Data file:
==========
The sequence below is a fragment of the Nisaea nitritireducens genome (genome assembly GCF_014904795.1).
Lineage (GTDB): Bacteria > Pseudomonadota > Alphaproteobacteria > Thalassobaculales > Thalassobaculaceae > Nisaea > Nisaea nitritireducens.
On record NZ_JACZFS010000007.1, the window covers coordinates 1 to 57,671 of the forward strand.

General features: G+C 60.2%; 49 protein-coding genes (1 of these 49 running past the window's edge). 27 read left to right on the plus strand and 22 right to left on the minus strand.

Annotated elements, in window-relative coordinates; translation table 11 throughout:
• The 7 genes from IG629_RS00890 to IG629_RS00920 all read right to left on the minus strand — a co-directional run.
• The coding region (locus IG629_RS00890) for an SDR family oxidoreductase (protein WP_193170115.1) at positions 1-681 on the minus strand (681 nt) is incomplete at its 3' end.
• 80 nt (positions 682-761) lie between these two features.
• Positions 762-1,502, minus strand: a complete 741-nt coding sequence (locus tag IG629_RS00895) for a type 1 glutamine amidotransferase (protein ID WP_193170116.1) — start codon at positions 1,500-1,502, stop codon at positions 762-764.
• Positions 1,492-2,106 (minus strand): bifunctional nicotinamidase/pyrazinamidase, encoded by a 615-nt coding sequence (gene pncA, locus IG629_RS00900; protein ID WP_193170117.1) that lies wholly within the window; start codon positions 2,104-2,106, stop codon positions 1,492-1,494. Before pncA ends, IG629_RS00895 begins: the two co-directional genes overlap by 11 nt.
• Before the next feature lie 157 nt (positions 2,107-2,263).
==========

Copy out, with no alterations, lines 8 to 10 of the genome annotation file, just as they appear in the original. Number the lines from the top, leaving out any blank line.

• 80 nt (positions 682-761) lie between these two features.
• Positions 762-1,502, minus strand: a complete 741-nt coding sequence (locus tag IG629_RS00895) for a type 1 glutamine amidotransferase (protein ID WP_193170116.1) — start codon at positions 1,500-1,502, stop codon at positions 762-764.
• Positions 1,492-2,106 (minus strand): bifunctional nicotinamidase/pyrazinamidase, encoded by a 615-nt coding sequence (gene pncA, locus IG629_RS00900; protein ID WP_193170117.1) that lies wholly within the window; start codon positions 2,104-2,106, stop codon positions 1,492-1,494. Before pncA ends, IG629_RS00895 begins: the two co-directional genes overlap by 11 nt.